- Agriculture, Forestry & Soils
- Field crops, grasses, plant fibers, spices, tree crops, herbs
Strausbaugh, Perry D. Formerly, Department of Botany, West Virginia University, Morgantown, West Virginia.
Core, Earl L. Formerly, Department of Biology, West Virginia University, Morgantown, West Virginia.
Last reviewed:August 2019
- Related Primary Literature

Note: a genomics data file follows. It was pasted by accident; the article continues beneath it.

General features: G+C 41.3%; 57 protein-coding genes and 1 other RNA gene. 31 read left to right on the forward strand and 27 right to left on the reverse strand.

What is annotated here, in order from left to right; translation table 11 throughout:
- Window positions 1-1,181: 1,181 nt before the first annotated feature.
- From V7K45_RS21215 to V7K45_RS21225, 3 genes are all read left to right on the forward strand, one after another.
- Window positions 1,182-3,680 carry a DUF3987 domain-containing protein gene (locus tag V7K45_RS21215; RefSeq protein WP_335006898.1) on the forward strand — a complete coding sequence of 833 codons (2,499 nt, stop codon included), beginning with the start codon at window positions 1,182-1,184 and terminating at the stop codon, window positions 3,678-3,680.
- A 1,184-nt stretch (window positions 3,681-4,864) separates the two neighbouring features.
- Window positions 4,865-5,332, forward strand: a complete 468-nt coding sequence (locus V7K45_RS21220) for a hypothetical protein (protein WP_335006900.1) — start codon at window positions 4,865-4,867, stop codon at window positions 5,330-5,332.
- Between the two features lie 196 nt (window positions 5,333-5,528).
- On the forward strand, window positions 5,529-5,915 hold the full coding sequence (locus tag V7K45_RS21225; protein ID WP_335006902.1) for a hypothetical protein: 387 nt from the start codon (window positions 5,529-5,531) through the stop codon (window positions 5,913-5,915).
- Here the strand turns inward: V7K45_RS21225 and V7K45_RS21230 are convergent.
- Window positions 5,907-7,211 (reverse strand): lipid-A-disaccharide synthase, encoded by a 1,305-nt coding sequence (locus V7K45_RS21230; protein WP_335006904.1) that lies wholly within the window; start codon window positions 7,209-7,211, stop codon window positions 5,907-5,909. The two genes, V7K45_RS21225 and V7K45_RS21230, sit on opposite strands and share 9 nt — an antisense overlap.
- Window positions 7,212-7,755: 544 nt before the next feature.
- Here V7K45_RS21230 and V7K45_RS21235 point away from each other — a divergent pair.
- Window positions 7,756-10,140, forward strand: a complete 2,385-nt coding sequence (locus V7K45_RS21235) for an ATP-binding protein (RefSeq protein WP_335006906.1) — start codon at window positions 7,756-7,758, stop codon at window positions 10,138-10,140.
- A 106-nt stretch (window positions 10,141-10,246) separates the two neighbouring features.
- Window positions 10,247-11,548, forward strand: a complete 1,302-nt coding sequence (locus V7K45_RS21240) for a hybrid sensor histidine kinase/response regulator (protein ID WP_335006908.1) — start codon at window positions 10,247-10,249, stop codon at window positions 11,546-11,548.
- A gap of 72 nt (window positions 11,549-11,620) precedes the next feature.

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The dried, unripe fruits (berries) of a small, tropical, evergreen tree, Pimenta dioica (P. officinalis), of the myrtle family (Myrtaceae). Allspice (see illustration), which is also known as Jamaica pepper, is a native of the West Indies and parts of Central America and South America. Allspice is so named because its flavor resembles that of a combination of cloves, cinnamon, and nutmeg. The spice, alone or in mixtures, is frequently used as a flavor in sausages, pickles, sauces, and soups. An oil can be extracted from the leaves and fruits of allspice. This essential oil, which is called allspice oil, pimenta oil, or pimento oil, is used in flavoring, medicines, and perfumery. It is yellow to brown in color and has a spicy aroma and pungent taste. Its main components are eugenol and various terpenes. See also: Essential oils; Myrtales; Spice and flavoring
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